Journal of Social, Behavioral, and Health Sciences


Secondary trauma of lay mental health workers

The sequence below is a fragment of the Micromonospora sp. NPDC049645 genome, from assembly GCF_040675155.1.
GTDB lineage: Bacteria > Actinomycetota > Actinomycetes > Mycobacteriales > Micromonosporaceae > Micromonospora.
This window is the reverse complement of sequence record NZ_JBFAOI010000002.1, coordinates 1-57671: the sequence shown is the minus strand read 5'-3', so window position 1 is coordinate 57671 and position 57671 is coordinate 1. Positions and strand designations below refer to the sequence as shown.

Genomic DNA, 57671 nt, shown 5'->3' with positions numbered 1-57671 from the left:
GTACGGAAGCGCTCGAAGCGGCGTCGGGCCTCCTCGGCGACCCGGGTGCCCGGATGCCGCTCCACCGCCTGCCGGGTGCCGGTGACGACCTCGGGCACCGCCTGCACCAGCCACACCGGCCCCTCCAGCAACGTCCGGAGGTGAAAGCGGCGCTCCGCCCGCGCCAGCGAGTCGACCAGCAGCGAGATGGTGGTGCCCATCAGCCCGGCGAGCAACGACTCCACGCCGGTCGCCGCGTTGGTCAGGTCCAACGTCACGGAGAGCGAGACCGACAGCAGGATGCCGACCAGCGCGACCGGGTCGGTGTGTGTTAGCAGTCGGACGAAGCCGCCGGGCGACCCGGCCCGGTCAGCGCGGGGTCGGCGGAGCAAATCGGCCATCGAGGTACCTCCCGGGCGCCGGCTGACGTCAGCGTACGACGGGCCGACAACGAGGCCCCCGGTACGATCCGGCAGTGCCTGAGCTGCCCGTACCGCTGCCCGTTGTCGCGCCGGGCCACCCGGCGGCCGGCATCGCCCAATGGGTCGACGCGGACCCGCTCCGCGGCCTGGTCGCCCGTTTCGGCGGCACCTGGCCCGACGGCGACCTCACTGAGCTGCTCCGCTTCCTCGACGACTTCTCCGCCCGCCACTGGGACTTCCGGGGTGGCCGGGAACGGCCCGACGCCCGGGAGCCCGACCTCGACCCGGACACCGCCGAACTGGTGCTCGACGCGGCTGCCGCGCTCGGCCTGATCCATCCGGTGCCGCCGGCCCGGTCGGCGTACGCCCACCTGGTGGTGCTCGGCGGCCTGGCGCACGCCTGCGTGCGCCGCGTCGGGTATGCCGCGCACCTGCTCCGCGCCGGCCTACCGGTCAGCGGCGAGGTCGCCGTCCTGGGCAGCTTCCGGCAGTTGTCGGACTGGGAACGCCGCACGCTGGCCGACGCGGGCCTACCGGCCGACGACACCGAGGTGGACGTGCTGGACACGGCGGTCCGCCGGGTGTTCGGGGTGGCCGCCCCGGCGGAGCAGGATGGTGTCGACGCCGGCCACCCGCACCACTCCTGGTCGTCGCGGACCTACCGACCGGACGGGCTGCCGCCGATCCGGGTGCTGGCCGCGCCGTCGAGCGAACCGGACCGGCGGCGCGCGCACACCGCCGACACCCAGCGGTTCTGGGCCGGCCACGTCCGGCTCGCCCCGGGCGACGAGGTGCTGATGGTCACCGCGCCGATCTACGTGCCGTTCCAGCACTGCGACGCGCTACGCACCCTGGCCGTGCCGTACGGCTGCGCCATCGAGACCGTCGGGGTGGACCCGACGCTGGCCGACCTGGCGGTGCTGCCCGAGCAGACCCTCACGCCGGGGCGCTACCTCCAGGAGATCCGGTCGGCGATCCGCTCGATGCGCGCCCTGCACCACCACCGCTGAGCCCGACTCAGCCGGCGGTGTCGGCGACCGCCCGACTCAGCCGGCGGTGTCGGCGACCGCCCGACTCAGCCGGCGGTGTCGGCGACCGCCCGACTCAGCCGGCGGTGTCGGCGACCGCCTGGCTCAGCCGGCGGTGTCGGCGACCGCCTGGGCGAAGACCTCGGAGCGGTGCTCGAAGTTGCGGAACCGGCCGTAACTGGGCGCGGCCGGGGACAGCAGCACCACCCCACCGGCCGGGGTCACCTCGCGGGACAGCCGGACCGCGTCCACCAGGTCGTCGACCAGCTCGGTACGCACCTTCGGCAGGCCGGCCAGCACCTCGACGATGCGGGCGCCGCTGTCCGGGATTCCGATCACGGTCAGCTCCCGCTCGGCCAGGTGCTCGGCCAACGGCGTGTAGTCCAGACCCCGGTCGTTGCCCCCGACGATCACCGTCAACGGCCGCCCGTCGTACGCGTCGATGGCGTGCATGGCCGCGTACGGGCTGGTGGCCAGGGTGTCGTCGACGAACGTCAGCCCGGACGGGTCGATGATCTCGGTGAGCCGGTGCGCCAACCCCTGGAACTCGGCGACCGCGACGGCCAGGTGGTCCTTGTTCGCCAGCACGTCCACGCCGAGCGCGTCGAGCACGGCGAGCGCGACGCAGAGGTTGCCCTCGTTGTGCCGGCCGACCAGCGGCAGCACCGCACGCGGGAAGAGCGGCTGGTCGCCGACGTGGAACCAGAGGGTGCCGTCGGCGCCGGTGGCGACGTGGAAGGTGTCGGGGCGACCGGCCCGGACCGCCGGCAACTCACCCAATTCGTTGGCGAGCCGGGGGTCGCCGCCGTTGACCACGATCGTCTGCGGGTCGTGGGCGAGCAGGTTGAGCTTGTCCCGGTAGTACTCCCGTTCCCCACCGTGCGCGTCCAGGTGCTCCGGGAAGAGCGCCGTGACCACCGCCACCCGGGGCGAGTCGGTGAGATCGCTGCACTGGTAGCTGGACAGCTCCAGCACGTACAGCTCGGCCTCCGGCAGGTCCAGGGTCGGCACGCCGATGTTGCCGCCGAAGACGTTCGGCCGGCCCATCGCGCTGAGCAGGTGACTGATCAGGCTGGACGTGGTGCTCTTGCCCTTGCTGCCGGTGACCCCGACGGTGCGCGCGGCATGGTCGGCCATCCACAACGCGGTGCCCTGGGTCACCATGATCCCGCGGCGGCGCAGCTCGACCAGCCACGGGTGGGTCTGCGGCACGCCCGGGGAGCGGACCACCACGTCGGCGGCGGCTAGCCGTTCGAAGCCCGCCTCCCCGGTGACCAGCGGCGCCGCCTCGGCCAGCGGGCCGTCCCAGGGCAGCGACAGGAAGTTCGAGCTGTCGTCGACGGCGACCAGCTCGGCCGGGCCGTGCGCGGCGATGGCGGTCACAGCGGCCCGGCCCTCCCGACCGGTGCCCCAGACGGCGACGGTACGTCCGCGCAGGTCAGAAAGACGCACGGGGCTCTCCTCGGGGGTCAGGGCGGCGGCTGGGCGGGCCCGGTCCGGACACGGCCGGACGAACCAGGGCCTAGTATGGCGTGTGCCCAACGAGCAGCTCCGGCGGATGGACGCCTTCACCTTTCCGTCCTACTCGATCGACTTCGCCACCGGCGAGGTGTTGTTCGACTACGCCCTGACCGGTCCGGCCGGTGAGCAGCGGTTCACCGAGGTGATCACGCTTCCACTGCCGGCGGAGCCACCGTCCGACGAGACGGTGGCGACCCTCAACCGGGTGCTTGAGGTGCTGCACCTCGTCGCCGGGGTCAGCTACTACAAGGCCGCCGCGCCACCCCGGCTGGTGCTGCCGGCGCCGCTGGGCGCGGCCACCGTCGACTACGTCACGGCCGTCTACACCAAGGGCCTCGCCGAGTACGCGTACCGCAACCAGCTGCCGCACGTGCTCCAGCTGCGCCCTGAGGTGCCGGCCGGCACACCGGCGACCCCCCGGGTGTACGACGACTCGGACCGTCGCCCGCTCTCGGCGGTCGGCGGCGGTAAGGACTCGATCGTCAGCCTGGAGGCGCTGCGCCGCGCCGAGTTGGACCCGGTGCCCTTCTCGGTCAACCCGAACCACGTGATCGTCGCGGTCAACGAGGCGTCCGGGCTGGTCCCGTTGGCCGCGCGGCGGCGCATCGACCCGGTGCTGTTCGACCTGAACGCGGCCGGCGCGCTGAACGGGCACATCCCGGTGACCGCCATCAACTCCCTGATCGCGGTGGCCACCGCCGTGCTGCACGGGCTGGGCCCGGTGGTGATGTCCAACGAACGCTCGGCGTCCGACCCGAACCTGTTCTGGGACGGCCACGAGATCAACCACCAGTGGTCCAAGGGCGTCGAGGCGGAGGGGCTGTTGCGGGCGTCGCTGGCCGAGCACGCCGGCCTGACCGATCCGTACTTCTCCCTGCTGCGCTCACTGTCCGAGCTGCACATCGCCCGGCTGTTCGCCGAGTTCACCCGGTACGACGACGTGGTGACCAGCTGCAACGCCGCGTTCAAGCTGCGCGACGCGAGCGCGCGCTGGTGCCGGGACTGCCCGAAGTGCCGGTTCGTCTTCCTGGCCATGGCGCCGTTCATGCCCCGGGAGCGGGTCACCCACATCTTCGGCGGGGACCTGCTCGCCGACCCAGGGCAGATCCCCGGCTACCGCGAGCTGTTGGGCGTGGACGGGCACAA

A general consensus exists in the literature that working with a trauma population will produce negative personal, psychological, and professional consequences including secondary trauma. However, a significant research gap occurs with regard to how secondary trauma affects psychosocial assistants (PAs) who work in low-resource and conflict-stricken Bukavu in the Democratic Republic of Congo (DRC). The DRC is plagued by psychological problems resulting from numerous past and ongoing conflicts, but sufficient trained mental health personnel and resources are lacking. As a result, the dire responsibility of providing mental health services to survivors of rape has shifted to minimally trained PAs. This phenomenological study explored the lived experiences of secondary trauma through face-to-face interviews with 13 PAs in Bukavu. The findings of this study could potentially motivate further research, which will bridge the gap in the understanding of secondary trauma of PAs in the DRC and similar locations. Additionally, this study may be instrumental in restructuring policies and delivery methods favorable to sustainable mental health services in locations such as Bukavu. Finally, it may impact social change through the advancement of mental health services and psychological well-being of the Bukavu community.